Archive for breach of contract

Pension Claims Filed Against Newark’s Roman Catholic Archdiocese

The Roman Catholic Archdiocese manages a number of local hospitals in Newark, New Jersey through their Cathedral Healthcare System. On May 7, 2019, class claims were filed against the Archdiocese. These claims were made by former employees of several Newark hospitals. Chief among the claims is an allegation that the Archdiocese has deprived payment of over $2.7 million dollars in employee pension plans. This payment would have applied to approximately 135 employees of the hospital.

The three plaintiffs filing this complaint are Richard Salvia, Alveira Dillard, and Virginia Coleman. According to the plaintiffs, the Archdiocese was supposed to sponsor pension plans to employees of their healthcare system. These plans include the St. James Hospital of Newark Retirement Income Plan, also known as the “SJH Plan.”

The plaintiffs allege that the fund was mismanaged. Due to poor planning on the Archdiocese’s part, the SJH Plan was depleted by November of 2017.

In earlier years, SJH Plan fell under the federal Employee Retirement Income Security Act of 1974 (“ERISA”). In 1990 the Archdiocese petitioned to have ERISA requirements removed. The defendant claimed that the SJH Plan was a “Church Plan.” The IRS responded with a private-ruling letter granting the request to release the Church from ERISA requirements. However, hospital employees were not informed of this change.

In their suit, the plaintiffs allege that the fund was mismanaged. They argued that the Archdiocese was aware that the SJH Plan did not have enough money in it to pay for pensions over the lifetimes of the class members.

Named plaintiffs seek to represent a class that includes all employees of the Archdiocese who participated in or were beneficiaries of the SJH Plan but have not received monthly pension payments. The suit’s official claims include breach of contract, breach of fiduciary duty, and promissory estoppel.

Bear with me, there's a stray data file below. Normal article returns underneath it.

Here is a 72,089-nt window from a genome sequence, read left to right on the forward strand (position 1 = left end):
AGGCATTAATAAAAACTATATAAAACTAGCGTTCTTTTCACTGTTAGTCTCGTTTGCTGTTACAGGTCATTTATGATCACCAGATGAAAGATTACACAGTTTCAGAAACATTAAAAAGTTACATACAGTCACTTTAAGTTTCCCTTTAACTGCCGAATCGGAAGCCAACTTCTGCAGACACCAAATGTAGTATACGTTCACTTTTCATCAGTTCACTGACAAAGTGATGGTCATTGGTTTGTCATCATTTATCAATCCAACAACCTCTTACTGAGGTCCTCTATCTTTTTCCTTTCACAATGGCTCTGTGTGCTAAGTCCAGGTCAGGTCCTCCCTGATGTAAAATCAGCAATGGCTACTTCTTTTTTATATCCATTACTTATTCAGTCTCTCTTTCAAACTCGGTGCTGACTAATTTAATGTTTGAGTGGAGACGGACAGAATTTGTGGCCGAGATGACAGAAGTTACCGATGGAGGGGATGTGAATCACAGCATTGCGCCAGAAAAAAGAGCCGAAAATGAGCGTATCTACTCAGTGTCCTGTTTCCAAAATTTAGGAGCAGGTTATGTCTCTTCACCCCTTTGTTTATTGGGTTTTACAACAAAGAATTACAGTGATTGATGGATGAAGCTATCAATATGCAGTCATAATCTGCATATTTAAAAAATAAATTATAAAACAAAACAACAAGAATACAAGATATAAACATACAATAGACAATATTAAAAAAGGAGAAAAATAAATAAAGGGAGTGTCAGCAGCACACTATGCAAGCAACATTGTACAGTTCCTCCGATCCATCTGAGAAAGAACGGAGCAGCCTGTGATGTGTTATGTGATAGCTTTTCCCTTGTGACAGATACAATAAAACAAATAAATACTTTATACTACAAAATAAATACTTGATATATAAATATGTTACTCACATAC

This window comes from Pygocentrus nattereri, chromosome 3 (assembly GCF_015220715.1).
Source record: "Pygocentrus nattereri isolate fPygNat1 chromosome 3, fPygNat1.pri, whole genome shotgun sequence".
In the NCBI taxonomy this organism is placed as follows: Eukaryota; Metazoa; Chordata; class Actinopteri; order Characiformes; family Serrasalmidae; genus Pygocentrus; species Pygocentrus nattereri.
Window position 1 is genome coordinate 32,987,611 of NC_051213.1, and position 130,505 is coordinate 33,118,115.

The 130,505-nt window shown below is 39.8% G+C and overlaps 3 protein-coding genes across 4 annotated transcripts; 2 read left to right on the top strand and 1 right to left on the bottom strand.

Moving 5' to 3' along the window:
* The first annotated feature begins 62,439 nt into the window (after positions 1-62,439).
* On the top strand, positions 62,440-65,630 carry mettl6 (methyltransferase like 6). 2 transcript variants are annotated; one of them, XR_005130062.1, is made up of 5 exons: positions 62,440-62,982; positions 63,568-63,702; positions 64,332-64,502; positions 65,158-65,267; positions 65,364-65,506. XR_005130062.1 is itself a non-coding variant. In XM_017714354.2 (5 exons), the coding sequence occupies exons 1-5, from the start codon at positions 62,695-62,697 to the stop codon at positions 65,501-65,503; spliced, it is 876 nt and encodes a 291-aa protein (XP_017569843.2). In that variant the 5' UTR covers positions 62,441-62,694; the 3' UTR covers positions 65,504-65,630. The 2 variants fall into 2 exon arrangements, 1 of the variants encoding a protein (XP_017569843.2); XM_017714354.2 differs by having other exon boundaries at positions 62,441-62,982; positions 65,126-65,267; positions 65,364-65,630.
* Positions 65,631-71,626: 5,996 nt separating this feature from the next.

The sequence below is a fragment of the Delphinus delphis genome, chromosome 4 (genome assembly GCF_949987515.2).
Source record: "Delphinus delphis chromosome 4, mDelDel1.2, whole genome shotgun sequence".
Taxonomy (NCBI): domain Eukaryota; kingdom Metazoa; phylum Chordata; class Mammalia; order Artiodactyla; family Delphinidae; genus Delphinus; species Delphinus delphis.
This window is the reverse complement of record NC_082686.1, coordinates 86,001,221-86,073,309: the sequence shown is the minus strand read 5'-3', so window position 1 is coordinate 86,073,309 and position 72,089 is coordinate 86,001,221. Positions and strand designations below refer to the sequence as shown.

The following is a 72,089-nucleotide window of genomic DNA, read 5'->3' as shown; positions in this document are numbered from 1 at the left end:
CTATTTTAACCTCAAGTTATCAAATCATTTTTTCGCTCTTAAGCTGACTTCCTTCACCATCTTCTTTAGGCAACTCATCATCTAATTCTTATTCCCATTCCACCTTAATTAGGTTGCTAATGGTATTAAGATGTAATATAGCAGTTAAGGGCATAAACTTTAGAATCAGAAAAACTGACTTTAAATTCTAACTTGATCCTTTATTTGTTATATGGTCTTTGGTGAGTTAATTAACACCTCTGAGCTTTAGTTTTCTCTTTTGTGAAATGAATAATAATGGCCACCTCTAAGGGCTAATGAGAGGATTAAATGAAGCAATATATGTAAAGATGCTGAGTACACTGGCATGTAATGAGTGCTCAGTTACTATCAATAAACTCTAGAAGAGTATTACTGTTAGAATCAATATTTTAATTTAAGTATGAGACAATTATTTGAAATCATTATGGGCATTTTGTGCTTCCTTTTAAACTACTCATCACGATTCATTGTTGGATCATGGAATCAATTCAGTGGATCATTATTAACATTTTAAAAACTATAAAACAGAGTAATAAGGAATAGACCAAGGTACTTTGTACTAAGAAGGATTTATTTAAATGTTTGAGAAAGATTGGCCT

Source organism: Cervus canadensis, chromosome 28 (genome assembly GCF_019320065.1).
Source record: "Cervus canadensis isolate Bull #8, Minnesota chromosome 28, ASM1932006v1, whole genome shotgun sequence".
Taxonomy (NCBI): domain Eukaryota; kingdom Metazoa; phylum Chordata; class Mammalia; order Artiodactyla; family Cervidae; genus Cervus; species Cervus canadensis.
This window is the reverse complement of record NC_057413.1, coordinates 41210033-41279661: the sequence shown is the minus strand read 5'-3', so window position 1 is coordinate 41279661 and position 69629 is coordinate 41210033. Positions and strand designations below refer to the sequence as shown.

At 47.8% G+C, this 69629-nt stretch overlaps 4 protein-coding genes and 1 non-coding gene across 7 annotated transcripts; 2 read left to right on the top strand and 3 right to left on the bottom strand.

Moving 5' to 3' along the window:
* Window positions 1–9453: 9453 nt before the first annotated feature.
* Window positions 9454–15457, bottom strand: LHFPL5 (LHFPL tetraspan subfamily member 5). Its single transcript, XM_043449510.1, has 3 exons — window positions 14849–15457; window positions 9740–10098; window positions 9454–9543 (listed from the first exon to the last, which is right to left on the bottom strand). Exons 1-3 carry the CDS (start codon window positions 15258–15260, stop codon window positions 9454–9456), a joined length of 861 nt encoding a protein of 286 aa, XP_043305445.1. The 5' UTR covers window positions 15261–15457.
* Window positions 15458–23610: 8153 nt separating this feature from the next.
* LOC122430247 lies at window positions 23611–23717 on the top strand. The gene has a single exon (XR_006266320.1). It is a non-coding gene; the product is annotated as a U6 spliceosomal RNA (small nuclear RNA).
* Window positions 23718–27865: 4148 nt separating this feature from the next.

The Archdioceses reported $565 million in total assets, $263 million in net assets, and $51 million in revenue in 2017.

Further details of the case can be found by looking at the case which is titled Richard Salvia et al. v. The Roman Catholic Archdiocese of Newark, New Jersey, Case No.: L-3418-19, in the Superior Court of New Jersey, County of Essex.

Former Sports Anchor, Vince Lennon sues Alabama TV Station for Claims of Racial Discrimination

When it comes to breach of contract and racial discrimination in the workplace, no employee can tolerate such behavior from their employers. Employees who have gone through this have been forced to acquire the help of the law to right the wrongs the employers have put them through. One employee looking for justice because of the breach of contract and racial discrimination comments, he went through at his workplace. This employee is none other than a former Montgomery TV sports anchor Vince Lennon. He filed a suit against Montgomery Television on three accounts of fraud, racial discrimination, and breach of contract.

He claims that while working at the network, he did not have the same treatment compared to his white co-workers. The reason for the difference in treatment was that he is of Spanish descent. Vince Lennon also claimed that the network lied to him in terms of the details of his employment while he was being recruited for his sports anchoring position at WAKA.

According to Lennon, when he left his stable job at Tennessee and relocated to Montgomery, he succumbed to economic hardship and financial loss. The loss he experienced continued after the company failed to pay his salary, as stipulated in his contract. WAKA also failed to pay him the makeup allowance they agreed upon when signing his contract.

Also, according to lawsuit Vince Lennon filed, when he was being “lured” away from Chattanooga to Montgomery to work at WAKA, Halbrooks promised a fully staffed bureau for production and editing of sports segments along with multiple cameras. But upon accepting the job, Lennon did not receive any of the promises. His department was not fully staffed, and he never did receive the equipment promised by management. During the one year he worked at WAKA, he never got any of the promises or agreements they made before signing the contract.

The lawsuit also includes several claims of harassment from his co-worker Sanders, especially one that claims his co-worker insinuated that he would cut off Vince Lennon’s manhood. The case is still pending, but most of his lawsuit claims have been ruled out due to jurisdictional issues.